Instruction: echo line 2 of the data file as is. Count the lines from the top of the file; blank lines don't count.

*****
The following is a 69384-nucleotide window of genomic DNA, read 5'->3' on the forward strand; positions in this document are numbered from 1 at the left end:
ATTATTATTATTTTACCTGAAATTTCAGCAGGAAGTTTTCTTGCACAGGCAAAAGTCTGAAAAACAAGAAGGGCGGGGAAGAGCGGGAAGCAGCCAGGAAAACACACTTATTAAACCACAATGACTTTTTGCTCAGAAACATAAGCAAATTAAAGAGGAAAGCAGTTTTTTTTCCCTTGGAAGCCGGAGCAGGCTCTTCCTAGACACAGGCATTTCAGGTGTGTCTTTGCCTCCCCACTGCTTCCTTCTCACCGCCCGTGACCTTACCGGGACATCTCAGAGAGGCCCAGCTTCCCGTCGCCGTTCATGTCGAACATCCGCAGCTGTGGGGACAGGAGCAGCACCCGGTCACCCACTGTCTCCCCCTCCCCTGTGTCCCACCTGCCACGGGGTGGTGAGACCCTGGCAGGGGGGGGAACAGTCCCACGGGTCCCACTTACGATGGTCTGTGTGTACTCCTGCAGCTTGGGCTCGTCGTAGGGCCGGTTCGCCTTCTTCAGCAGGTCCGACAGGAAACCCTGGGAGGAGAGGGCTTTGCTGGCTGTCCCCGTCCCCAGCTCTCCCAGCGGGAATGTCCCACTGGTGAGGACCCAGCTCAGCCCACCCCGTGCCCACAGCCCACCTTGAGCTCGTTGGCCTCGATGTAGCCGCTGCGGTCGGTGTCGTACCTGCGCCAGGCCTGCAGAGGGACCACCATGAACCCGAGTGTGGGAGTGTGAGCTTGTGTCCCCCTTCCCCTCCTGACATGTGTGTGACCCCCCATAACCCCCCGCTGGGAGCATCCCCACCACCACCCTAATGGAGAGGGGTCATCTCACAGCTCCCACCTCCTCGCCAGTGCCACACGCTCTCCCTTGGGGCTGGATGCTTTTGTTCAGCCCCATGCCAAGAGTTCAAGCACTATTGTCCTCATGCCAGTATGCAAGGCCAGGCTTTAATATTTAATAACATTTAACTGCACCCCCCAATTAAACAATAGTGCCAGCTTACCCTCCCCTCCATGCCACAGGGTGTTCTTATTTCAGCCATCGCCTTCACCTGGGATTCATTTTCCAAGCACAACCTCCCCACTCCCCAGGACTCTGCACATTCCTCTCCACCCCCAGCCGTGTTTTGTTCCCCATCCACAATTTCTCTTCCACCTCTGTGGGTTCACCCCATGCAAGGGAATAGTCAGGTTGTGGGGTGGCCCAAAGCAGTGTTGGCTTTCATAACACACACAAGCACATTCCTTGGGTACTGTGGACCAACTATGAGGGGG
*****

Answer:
ATTATTATTATTTTACCTGAAATTTCAGCAGGAAGTTTTCTTGCACAGGCAAAAGTCTGAAAAACAAGAAGGGCGGGGAAGAGCGGGAAGCAGCCAGGAAAACACACTTATTAAACCACAATGACTTTTTGCTCAGAAACATAAGCAAATTAAAGAGGAAAGCAGTTTTTTTTCCCTTGGAAGCCGGAGCAGGCTCTTCCTAGACACAGGCATTTCAGGTGTGTCTTTGCCTCCCCACTGCTTCCTTCTCACCGCCCGTGACCTTACCGGGACATCTCAGAGAGGCCCAGCTTCCCGTCGCCGTTCATGTCGAACATCCGCAGCTGTGGGGACAGGAGCAGCACCCGGTCACCCACTGTCTCCCCCTCCCCTGTGTCCCACCTGCCACGGGGTGGTGAGACCCTGGCAGGGGGGGGAACAGTCCCACGGGTCCCACTTACGATGGTCTGTGTGTACTCCTGCAGCTTGGGCTCGTCGTAGGGCCGGTTCGCCTTCTTCAGCAGGTCCGACAGGAAACCCTGGGAGGAGAGGGCTTTGCTGGCTGTCCCCGTCCCCAGCTCTCCCAGCGGGAATGTCCCACTGGTGAGGACCCAGCTCAGCCCACCCCGTGCCCACAGCCCACCTTGAGCTCGTTGGCCTCGATGTAGCCGCTGCGGTCGGTGTCGTACCTGCGCCAGGCCTGCAGAGGGACCACCATGAACCCGAGTGTGGGAGTGTGAGCTTGTGTCCCCCTTCCCCTCCTGACATGTGTGTGACCCCCCATAACCCCCCGCTGGGAGCATCCCCACCACCACCCTAATGGAGAGGGGTCATCTCACAGCTCCCACCTCCTCGCCAGTGCCACACGCTCTCCCTTGGGGCTGGATGCTTTTGTTCAGCCCCATGCCAAGAGTTCAAGCACTATTGTCCTCATGCCAGTATGCAAGGCCAGGCTTTAATATTTAATAACATTTAACTGCACCCCCCAATTAAACAATAGTGCCAGCTTACCCTCCCCTCCATGCCACAGGGTGTTCTTATTTCAGCCATCGCCTTCACCTGGGATTCATTTTCCAAGCACAACCTCCCCACTCCCCAGGACTCTGCACATTCCTCTCCACCCCCAGCCGTGTTTTGTTCCCCATCCACAATTTCTCTTCCACCTCTGTGGGTTCACCCCATGCAAGGGAATAGTCAGGTTGTGGGGTGGCCCAAAGCAGTGTTGGCTTTCATAACACACACAAGCACATTCCTTGGGTACTGTGGACCAACTATGAGGGGG